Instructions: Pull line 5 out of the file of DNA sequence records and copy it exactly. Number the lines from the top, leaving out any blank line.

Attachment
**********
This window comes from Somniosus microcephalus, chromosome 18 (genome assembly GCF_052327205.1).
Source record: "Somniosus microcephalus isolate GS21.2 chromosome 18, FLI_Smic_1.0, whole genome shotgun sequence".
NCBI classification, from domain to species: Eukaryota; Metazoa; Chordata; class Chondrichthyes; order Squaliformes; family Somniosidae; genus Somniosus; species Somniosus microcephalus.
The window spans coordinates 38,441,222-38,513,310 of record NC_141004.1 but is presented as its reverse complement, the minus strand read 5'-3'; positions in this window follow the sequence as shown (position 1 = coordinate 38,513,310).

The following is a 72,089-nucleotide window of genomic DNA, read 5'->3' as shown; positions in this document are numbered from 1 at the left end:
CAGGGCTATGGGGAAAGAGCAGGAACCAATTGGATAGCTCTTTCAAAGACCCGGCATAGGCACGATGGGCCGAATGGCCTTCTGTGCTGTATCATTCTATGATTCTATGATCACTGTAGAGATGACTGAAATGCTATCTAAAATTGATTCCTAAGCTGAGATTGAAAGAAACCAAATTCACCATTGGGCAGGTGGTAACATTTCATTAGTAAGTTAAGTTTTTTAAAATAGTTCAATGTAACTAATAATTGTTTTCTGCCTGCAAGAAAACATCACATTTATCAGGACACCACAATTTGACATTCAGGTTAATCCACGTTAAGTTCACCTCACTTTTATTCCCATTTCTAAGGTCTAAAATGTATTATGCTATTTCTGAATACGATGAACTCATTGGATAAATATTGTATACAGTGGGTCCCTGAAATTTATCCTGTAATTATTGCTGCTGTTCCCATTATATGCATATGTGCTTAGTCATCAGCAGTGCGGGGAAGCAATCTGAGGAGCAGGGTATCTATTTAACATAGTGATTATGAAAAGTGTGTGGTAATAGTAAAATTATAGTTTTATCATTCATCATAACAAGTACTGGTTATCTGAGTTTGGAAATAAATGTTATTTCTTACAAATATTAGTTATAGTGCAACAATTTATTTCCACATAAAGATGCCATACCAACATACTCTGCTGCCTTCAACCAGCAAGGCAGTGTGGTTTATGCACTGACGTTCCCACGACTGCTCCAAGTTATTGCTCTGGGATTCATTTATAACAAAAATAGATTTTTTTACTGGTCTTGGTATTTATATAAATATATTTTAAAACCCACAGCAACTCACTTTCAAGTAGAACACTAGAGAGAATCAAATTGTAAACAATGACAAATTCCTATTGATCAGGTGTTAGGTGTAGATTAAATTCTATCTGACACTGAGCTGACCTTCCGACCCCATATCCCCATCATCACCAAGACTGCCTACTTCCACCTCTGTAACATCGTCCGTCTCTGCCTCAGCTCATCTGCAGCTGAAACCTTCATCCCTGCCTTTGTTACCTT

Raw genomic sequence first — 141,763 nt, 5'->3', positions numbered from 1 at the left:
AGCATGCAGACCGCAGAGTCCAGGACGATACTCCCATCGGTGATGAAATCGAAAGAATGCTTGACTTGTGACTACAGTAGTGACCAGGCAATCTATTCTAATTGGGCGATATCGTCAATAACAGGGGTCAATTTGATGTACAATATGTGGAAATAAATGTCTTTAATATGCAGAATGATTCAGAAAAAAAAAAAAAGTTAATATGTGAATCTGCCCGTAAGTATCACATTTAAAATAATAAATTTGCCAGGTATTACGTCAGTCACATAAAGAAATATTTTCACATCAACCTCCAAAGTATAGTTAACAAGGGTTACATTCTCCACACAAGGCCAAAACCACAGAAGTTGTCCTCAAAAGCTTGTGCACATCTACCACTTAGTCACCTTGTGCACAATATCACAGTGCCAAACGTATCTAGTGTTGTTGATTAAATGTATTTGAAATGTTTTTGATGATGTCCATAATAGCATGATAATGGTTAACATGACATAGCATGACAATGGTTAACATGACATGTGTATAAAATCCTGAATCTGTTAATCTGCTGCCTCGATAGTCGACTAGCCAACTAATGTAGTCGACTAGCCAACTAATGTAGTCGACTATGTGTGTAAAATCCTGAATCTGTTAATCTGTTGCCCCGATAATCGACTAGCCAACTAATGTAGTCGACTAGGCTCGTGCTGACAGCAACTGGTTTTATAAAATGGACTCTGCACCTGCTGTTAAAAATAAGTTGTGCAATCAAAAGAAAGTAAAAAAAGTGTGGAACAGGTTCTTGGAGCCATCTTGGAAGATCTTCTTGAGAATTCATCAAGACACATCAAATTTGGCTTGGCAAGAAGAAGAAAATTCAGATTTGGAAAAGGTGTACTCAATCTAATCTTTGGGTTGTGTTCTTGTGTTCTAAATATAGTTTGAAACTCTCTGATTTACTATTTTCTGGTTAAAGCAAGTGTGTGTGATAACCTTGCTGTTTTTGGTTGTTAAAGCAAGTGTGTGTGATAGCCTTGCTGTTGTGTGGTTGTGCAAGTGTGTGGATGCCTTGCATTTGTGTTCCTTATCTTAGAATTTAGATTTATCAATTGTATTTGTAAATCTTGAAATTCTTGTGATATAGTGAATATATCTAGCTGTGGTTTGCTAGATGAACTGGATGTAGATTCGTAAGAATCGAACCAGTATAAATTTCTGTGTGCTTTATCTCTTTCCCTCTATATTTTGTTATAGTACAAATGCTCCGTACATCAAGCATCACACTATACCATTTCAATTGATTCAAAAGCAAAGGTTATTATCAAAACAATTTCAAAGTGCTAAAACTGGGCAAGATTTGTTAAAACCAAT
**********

The following is a 72,089-nucleotide window of genomic DNA, read 5'->3' as shown; positions in this document are numbered from 1 at the left end: